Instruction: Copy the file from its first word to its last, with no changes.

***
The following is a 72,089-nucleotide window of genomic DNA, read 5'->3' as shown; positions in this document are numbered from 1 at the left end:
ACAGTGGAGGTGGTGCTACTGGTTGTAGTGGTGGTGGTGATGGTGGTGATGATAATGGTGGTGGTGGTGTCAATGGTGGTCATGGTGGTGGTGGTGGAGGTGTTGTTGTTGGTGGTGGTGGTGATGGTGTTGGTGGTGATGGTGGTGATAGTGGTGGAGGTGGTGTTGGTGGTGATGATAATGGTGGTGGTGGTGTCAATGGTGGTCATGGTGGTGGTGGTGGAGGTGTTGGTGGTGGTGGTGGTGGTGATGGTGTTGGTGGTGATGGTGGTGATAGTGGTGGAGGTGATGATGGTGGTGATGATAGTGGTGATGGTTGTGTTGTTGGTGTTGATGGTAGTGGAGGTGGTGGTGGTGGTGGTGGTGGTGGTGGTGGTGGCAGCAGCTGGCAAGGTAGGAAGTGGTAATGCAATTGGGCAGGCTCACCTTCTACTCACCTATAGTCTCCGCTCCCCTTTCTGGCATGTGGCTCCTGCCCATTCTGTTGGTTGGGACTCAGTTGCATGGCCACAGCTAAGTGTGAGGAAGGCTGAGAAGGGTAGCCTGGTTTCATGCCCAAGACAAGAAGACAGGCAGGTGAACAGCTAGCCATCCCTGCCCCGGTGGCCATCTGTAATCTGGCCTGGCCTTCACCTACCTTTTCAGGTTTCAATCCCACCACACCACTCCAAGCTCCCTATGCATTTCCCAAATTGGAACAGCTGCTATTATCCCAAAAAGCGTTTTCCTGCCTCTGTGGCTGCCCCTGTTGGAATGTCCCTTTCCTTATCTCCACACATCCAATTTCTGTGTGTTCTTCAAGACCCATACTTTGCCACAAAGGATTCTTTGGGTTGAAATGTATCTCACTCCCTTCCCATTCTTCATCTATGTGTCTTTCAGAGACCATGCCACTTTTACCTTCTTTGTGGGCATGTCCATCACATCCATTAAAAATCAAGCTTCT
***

The following is a 72,089-nucleotide window of genomic DNA, read 5'->3' as shown; positions in this document are numbered from 1 at the left end:
ACAGTGGAGGTGGTGCTACTGGTTGTAGTGGTGGTGGTGATGGTGGTGATGATAATGGTGGTGGTGGTGTCAATGGTGGTCATGGTGGTGGTGGTGGAGGTGTTGTTGTTGGTGGTGGTGGTGATGGTGTTGGTGGTGATGGTGGTGATAGTGGTGGAGGTGGTGTTGGTGGTGATGATAATGGTGGTGGTGGTGTCAATGGTGGTCATGGTGGTGGTGGTGGAGGTGTTGGTGGTGGTGGTGGTGGTGATGGTGTTGGTGGTGATGGTGGTGATAGTGGTGGAGGTGATGATGGTGGTGATGATAGTGGTGATGGTTGTGTTGTTGGTGTTGATGGTAGTGGAGGTGGTGGTGGTGGTGGTGGTGGTGGTGGTGGTGGCAGCAGCTGGCAAGGTAGGAAGTGGTAATGCAATTGGGCAGGCTCACCTTCTACTCACCTATAGTCTCCGCTCCCCTTTCTGGCATGTGGCTCCTGCCCATTCTGTTGGTTGGGACTCAGTTGCATGGCCACAGCTAAGTGTGAGGAAGGCTGAGAAGGGTAGCCTGGTTTCATGCCCAAGACAAGAAGACAGGCAGGTGAACAGCTAGCCATCCCTGCCCCGGTGGCCATCTGTAATCTGGCCTGGCCTTCACCTACCTTTTCAGGTTTCAATCCCACCACACCACTCCAAGCTCCCTATGCATTTCCCAAATTGGAACAGCTGCTATTATCCCAAAAAGCGTTTTCCTGCCTCTGTGGCTGCCCCTGTTGGAATGTCCCTTTCCTTATCTCCACACATCCAATTTCTGTGTGTTCTTCAAGACCCATACTTTGCCACAAAGGATTCTTTGGGTTGAAATGTATCTCACTCCCTTCCCATTCTTCATCTATGTGTCTTTCAGAGACCATGCCACTTTTACCTTCTTTGTGGGCATGTCCATCACATCCATTAAAAATCAAGCTTCT